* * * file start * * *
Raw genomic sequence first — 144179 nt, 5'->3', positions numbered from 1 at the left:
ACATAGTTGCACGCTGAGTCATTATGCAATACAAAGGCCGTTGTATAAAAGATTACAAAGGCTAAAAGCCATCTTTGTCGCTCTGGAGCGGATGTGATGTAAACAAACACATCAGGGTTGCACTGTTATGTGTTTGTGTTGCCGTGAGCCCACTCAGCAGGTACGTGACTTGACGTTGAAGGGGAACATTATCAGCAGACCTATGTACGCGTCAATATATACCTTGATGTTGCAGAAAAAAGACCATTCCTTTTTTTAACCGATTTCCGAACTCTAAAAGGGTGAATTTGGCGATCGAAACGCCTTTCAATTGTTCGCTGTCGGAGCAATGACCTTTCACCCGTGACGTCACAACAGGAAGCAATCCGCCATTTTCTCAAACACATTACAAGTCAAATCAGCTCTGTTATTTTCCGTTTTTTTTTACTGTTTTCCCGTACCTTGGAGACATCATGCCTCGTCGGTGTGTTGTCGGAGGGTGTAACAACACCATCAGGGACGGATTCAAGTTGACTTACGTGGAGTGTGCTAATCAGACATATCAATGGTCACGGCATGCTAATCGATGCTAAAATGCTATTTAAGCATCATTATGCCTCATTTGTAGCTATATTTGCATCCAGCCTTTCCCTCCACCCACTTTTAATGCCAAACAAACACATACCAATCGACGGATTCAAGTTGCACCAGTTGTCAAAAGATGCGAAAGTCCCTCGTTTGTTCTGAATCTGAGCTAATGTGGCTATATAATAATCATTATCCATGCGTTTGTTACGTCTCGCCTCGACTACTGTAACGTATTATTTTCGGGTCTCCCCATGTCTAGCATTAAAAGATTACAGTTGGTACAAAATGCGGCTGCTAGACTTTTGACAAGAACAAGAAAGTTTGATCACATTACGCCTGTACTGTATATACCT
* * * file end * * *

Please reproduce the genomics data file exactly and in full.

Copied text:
Raw genomic sequence first — 144179 nt, 5'->3', positions numbered from 1 at the left:
ACATAGTTGCACGCTGAGTCATTATGCAATACAAAGGCCGTTGTATAAAAGATTACAAAGGCTAAAAGCCATCTTTGTCGCTCTGGAGCGGATGTGATGTAAACAAACACATCAGGGTTGCACTGTTATGTGTTTGTGTTGCCGTGAGCCCACTCAGCAGGTACGTGACTTGACGTTGAAGGGGAACATTATCAGCAGACCTATGTACGCGTCAATATATACCTTGATGTTGCAGAAAAAAGACCATTCCTTTTTTTAACCGATTTCCGAACTCTAAAAGGGTGAATTTGGCGATCGAAACGCCTTTCAATTGTTCGCTGTCGGAGCAATGACCTTTCACCCGTGACGTCACAACAGGAAGCAATCCGCCATTTTCTCAAACACATTACAAGTCAAATCAGCTCTGTTATTTTCCGTTTTTTTTTACTGTTTTCCCGTACCTTGGAGACATCATGCCTCGTCGGTGTGTTGTCGGAGGGTGTAACAACACCATCAGGGACGGATTCAAGTTGACTTACGTGGAGTGTGCTAATCAGACATATCAATGGTCACGGCATGCTAATCGATGCTAAAATGCTATTTAAGCATCATTATGCCTCATTTGTAGCTATATTTGCATCCAGCCTTTCCCTCCACCCACTTTTAATGCCAAACAAACACATACCAATCGACGGATTCAAGTTGCACCAGTTGTCAAAAGATGCGAAAGTCCCTCGTTTGTTCTGAATCTGAGCTAATGTGGCTATATAATAATCATTATCCATGCGTTTGTTACGTCTCGCCTCGACTACTGTAACGTATTATTTTCGGGTCTCCCCATGTCTAGCATTAAAAGATTACAGTTGGTACAAAATGCGGCTGCTAGACTTTTGACAAGAACAAGAAAGTTTGATCACATTACGCCTGTACTGTATATACCT